Want to Keep Your Dog Away From Your Furniture? Read This

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Dogs love a comfy place to lie down, just like humans do, and it’s a rare pup that wouldn’t prefer a bed or sofa to the hard floor. Some dog owners choose not to fight that battle, and they let their pets share their furniture. But others would rather protect their furniture from dog hair and odor. If you fall in the latter category, read on for some tips on keeping your dog off the sofa.

Provide An Alternative

If you’re looking for professional help with dog training, check out the best dog training near me. If you’re going it alone, then the first step in training dogs to stay off the sofa is to provide them with furniture of their own. For most dog owners, that means purchasing a dog bed. Beds for dogs come in several shapes and sizes, so make sure to choose the one that’s right for your pet. For example, dogs who tend to curl up fit well into a round bed with raised edges. Dogs that like to burrow under the covers may prefer a cave-style bed. A dog bed isn’t the only option, however. Some people give their pets child-size furniture, like a miniature sofa or easy chair.

Use Positive Reinforcement

Once your pet has a comfortable bed of his own, the next step is to train him to go to it. Dogs respond well to positive reinforcement in the form of treats and praise. You can teach your dog a simple phrase, like “Go to your bed,” and reward him when he does it. Practice the training many times until your dog has a strong positive association with going to his bed. Also, look into clicker training as a way to reinforce specific behaviors. A clicker is a tool that lets you tell your dog the exact moment when he’s doing the right thing. By teaching your dog to go to his bed, you have a way to redirect his behavior when he jumps on the sofa.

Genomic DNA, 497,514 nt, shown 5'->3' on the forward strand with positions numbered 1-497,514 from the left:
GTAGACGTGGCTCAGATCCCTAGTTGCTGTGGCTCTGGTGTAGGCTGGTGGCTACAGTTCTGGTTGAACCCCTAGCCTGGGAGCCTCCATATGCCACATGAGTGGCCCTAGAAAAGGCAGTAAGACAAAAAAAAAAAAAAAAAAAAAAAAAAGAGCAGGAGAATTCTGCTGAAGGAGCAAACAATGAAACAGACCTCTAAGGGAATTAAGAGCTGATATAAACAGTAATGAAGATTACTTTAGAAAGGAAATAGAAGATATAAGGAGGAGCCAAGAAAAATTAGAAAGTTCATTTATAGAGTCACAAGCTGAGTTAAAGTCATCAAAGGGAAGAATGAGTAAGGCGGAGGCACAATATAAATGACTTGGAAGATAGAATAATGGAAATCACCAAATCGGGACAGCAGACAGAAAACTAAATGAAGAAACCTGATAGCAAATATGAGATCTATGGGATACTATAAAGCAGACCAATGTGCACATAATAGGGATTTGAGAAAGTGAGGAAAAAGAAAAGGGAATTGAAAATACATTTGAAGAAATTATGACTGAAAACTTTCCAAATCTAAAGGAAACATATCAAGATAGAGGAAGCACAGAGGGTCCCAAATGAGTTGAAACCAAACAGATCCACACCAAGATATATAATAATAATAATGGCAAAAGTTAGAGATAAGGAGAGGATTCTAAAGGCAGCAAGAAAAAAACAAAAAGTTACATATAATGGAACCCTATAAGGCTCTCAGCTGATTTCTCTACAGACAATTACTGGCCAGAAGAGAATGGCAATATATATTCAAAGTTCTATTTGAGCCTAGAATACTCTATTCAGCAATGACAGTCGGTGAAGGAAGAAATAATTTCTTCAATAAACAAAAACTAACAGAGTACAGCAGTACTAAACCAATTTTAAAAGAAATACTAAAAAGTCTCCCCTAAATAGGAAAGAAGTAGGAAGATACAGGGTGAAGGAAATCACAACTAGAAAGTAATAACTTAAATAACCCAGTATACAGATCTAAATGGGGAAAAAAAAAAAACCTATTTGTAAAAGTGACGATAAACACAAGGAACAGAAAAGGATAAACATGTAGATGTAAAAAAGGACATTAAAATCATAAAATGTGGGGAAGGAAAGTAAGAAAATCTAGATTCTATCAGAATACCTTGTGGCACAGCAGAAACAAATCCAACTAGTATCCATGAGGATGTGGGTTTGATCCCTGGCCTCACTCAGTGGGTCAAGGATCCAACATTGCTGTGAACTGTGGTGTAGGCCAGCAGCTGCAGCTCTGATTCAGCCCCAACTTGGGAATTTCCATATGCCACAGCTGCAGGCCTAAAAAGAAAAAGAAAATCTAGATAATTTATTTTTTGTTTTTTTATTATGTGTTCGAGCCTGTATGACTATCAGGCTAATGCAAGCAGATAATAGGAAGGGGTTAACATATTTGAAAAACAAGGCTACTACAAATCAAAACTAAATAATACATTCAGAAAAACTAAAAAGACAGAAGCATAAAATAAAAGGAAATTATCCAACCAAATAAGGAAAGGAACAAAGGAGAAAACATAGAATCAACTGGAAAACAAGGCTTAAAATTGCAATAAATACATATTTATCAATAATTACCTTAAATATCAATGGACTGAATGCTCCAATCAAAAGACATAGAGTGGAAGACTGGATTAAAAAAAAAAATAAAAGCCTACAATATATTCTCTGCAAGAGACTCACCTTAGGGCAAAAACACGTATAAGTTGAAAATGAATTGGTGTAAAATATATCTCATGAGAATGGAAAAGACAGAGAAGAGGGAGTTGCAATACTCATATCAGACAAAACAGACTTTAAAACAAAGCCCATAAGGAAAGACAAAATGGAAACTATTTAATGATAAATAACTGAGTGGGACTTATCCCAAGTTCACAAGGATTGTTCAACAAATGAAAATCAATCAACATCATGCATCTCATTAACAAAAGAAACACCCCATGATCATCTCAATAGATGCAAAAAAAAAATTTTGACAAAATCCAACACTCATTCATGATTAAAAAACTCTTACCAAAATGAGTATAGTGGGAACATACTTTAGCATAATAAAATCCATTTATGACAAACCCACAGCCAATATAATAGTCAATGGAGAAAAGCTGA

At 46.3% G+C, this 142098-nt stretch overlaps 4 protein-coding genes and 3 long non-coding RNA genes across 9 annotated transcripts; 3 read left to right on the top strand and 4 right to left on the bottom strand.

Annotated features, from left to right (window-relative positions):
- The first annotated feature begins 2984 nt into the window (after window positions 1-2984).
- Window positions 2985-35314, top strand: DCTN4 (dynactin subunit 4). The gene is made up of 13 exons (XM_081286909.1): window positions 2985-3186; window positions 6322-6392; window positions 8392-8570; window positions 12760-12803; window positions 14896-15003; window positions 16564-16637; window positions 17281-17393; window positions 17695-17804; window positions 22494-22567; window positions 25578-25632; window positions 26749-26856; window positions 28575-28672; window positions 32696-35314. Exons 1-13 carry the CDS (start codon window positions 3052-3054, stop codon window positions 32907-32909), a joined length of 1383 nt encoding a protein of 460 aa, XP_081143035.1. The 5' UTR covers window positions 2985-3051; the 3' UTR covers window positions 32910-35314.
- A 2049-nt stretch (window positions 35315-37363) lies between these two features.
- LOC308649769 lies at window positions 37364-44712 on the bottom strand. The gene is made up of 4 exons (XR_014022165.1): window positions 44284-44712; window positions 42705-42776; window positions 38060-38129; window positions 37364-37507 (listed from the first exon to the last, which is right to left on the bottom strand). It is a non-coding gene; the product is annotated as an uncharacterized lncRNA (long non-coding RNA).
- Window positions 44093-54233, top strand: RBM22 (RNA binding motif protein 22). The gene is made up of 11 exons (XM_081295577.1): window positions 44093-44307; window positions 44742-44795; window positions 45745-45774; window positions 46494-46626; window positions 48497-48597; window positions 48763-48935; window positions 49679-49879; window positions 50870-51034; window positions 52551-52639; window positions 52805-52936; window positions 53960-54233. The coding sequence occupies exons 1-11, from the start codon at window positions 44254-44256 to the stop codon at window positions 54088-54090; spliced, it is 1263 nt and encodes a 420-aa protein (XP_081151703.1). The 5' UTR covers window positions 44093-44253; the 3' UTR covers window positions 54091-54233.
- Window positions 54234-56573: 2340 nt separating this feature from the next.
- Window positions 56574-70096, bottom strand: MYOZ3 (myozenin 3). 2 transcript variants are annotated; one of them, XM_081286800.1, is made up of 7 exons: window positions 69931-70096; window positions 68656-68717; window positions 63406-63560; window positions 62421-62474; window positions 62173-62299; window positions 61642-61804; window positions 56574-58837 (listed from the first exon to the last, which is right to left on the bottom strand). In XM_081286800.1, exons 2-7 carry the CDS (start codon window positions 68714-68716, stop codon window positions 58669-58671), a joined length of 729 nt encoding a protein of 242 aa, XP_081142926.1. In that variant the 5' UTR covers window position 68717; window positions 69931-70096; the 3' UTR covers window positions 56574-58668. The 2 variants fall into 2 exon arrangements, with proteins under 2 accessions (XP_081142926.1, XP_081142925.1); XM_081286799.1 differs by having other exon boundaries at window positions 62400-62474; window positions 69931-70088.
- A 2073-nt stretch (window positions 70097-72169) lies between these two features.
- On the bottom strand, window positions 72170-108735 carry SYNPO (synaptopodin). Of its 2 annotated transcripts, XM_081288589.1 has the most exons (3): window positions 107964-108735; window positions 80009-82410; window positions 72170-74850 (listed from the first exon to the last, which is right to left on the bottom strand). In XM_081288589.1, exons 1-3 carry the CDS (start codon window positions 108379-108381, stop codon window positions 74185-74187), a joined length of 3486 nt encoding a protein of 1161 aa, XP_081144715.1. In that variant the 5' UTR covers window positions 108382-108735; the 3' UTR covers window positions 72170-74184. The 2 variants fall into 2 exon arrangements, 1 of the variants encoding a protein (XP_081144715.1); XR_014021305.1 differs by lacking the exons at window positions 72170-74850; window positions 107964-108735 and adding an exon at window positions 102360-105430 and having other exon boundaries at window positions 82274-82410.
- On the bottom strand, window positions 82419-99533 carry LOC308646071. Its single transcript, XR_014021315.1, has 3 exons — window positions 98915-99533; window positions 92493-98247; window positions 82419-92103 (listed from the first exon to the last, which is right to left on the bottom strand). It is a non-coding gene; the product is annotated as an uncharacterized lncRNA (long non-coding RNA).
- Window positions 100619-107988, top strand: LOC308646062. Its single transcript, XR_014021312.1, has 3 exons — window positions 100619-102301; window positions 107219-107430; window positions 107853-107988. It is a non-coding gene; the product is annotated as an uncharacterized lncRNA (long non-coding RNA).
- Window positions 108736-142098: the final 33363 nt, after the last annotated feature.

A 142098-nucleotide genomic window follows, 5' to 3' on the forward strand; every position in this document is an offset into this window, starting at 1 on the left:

Be Consistent

It’s very important for everyone in the family to be consistent with the dog’s training. Otherwise, your dog will only learn to get off the sofa or go to his bed when you say it. He won’t learn that the sofa is not his place. If you don’t have a dog already but are thinking about adopting one, it’s a good idea to have a conversation with your family in advance about the boundaries you want to set. Make sure everyone is on the same page so that you can start your dog’s training from day one.

Block Access When You’re Away

Most dogs are highly motivated to please their owner, but when their owner isn’t around, they are susceptible to temptation. If you want to protect your furniture while you’re away from home, you may need to block your pet’s access to it. This could mean crating your dog or putting up gates to keep your dog out of certain rooms. Bear in mind, though, that gates only work well if your dog can’t jump over them. You can also block the furniture itself by putting chairs or other objects on the sofa.

Training a dog can be frustrating because they don’t always learn what you want right away. And some dogs, just like some people, have more trouble controlling their impulses than others. It’s important to be patient and to stick to positive reinforcement of good behavior. Yelling, scolding, and punishing may teach your dog to be afraid of the furniture or of you, while gentle words and consistent rewards will strengthen the bond between you.

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